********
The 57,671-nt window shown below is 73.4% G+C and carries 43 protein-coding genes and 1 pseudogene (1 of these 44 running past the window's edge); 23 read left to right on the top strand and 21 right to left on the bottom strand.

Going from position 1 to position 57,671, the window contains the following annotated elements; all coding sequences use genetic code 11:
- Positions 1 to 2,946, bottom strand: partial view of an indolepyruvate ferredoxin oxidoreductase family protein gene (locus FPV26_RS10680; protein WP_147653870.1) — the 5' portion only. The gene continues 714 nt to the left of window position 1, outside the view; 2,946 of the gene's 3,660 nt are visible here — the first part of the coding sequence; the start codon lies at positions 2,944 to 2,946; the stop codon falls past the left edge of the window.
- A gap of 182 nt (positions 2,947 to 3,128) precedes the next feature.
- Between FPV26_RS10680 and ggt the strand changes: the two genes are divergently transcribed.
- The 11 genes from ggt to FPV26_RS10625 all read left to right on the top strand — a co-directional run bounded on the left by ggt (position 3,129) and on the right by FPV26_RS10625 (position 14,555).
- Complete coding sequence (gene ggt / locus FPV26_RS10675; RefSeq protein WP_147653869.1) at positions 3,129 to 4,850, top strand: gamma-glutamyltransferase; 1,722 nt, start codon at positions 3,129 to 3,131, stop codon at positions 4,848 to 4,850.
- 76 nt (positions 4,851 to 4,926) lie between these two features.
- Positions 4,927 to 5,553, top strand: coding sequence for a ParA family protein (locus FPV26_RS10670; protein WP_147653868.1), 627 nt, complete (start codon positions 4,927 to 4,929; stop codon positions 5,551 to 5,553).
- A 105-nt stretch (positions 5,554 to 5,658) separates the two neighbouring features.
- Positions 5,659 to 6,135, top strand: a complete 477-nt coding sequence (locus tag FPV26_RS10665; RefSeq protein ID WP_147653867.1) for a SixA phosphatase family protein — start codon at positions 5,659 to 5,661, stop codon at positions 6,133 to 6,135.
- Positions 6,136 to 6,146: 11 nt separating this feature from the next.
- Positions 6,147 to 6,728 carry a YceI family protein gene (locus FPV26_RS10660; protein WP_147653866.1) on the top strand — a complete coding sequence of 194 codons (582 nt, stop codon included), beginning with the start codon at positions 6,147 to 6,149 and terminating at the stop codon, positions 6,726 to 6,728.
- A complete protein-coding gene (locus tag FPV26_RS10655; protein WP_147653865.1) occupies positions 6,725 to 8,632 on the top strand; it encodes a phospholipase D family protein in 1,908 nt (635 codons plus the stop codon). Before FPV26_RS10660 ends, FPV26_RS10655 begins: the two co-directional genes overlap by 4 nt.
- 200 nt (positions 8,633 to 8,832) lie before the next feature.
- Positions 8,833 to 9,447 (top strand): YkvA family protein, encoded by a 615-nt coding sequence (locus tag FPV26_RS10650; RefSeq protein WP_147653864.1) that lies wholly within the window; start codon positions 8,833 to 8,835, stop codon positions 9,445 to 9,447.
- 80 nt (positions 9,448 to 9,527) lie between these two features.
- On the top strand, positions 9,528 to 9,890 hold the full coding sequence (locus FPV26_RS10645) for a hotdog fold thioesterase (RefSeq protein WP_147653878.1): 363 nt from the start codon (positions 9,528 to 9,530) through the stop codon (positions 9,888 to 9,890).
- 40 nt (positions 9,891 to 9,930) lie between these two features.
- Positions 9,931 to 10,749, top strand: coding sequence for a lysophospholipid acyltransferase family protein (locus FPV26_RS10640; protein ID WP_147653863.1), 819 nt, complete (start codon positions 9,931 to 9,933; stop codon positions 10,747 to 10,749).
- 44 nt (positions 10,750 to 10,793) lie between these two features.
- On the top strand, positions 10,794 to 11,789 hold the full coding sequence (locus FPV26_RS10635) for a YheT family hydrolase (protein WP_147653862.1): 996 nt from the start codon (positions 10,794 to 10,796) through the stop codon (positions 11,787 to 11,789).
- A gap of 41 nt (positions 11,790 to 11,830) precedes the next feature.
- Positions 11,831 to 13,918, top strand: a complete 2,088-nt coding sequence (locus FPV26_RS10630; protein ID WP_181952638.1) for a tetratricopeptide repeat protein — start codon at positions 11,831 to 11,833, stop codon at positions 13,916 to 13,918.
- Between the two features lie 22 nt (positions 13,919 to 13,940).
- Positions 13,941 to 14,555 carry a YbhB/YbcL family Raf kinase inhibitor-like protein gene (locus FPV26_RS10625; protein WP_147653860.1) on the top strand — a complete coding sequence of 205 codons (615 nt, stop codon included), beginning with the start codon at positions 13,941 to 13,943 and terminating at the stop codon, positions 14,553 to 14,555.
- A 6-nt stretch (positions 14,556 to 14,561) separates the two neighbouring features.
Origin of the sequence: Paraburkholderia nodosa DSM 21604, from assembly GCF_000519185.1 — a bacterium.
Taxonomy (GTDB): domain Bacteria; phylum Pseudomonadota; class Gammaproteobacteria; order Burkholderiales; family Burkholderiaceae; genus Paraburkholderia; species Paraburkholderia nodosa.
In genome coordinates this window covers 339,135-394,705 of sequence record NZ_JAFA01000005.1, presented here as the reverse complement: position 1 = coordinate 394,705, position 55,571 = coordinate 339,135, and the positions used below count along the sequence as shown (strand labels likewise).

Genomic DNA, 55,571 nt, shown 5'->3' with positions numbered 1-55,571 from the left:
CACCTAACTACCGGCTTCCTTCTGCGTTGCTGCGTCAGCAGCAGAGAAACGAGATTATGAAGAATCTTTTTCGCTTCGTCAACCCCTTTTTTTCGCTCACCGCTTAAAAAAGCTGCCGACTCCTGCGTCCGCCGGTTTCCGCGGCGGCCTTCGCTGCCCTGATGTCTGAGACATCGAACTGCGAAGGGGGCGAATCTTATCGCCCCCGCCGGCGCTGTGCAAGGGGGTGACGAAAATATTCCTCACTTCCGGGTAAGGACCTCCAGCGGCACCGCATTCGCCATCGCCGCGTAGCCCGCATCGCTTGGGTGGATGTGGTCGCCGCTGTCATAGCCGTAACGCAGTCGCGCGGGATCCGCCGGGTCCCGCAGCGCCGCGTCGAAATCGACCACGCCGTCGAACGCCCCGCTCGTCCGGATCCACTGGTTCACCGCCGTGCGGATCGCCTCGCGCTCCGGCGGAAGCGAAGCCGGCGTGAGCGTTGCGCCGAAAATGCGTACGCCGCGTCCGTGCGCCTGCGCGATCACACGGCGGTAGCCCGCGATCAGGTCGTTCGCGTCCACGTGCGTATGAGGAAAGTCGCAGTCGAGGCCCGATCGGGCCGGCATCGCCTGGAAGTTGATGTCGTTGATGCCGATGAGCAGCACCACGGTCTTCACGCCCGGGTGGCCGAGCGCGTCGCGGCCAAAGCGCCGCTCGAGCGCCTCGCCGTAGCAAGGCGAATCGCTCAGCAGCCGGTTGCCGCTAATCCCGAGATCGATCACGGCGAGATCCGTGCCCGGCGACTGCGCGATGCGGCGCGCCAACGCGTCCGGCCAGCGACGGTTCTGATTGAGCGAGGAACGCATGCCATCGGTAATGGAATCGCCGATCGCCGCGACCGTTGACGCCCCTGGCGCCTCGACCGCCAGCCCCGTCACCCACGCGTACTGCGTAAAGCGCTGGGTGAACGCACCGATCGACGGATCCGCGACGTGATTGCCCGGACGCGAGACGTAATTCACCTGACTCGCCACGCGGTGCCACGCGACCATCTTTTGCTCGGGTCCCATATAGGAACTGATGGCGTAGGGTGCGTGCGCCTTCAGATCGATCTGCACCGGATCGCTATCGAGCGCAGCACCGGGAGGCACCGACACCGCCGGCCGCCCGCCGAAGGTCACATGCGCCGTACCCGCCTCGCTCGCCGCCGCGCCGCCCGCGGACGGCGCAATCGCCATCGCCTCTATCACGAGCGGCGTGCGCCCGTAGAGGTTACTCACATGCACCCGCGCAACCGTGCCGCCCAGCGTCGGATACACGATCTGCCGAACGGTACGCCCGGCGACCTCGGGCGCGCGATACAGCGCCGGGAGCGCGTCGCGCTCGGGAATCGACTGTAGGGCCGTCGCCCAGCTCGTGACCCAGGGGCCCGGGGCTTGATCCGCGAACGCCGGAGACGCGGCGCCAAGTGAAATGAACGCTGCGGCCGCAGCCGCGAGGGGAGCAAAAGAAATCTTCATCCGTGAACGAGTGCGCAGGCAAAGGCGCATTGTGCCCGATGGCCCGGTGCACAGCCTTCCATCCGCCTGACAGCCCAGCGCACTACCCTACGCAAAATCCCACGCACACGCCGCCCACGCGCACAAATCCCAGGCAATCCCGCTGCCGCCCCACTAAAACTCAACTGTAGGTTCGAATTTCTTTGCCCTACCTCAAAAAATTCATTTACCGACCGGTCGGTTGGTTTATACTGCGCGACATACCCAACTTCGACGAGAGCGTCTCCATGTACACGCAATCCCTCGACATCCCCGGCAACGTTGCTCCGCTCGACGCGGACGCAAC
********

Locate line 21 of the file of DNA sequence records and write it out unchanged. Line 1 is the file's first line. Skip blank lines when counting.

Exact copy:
- 44 nt (positions 10,750 to 10,793) lie between these two features.